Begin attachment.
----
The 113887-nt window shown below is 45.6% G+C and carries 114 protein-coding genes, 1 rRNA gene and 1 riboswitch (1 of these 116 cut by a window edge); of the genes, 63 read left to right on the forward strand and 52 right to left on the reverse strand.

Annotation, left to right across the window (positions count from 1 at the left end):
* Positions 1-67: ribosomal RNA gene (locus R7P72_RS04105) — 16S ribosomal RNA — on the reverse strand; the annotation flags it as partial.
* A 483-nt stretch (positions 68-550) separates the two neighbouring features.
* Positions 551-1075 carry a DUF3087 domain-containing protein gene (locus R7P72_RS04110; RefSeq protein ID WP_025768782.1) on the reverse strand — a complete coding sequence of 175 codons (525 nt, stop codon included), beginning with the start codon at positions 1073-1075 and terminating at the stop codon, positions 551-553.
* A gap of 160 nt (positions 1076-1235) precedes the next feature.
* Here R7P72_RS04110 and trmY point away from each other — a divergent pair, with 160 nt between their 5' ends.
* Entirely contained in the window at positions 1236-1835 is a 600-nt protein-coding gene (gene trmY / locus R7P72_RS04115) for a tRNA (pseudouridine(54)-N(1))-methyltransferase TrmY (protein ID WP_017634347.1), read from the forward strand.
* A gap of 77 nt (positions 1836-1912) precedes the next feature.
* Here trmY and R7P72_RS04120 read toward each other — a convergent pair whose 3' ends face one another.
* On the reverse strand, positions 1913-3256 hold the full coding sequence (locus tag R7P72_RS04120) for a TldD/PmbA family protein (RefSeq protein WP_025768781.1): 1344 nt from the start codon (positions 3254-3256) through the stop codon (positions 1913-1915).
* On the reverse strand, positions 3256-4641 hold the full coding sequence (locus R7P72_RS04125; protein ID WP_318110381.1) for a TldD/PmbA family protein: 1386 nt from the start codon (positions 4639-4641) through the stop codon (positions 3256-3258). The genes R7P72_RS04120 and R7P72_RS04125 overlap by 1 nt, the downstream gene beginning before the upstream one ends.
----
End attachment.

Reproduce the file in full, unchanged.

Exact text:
The 113887-nt window shown below is 45.6% G+C and carries 114 protein-coding genes, 1 rRNA gene and 1 riboswitch (1 of these 116 cut by a window edge); of the genes, 63 read left to right on the forward strand and 52 right to left on the reverse strand.

Annotation, left to right across the window (positions count from 1 at the left end):
* Positions 1-67: ribosomal RNA gene (locus R7P72_RS04105) — 16S ribosomal RNA — on the reverse strand; the annotation flags it as partial.
* A 483-nt stretch (positions 68-550) separates the two neighbouring features.
* Positions 551-1075 carry a DUF3087 domain-containing protein gene (locus R7P72_RS04110; RefSeq protein ID WP_025768782.1) on the reverse strand — a complete coding sequence of 175 codons (525 nt, stop codon included), beginning with the start codon at positions 1073-1075 and terminating at the stop codon, positions 551-553.
* A gap of 160 nt (positions 1076-1235) precedes the next feature.
* Here R7P72_RS04110 and trmY point away from each other — a divergent pair, with 160 nt between their 5' ends.
* Entirely contained in the window at positions 1236-1835 is a 600-nt protein-coding gene (gene trmY / locus R7P72_RS04115) for a tRNA (pseudouridine(54)-N(1))-methyltransferase TrmY (protein ID WP_017634347.1), read from the forward strand.
* A gap of 77 nt (positions 1836-1912) precedes the next feature.
* Here trmY and R7P72_RS04120 read toward each other — a convergent pair whose 3' ends face one another.
* On the reverse strand, positions 1913-3256 hold the full coding sequence (locus tag R7P72_RS04120) for a TldD/PmbA family protein (RefSeq protein WP_025768781.1): 1344 nt from the start codon (positions 3254-3256) through the stop codon (positions 1913-1915).
* On the reverse strand, positions 3256-4641 hold the full coding sequence (locus R7P72_RS04125; protein ID WP_318110381.1) for a TldD/PmbA family protein: 1386 nt from the start codon (positions 4639-4641) through the stop codon (positions 3256-3258). The genes R7P72_RS04120 and R7P72_RS04125 overlap by 1 nt, the downstream gene beginning before the upstream one ends.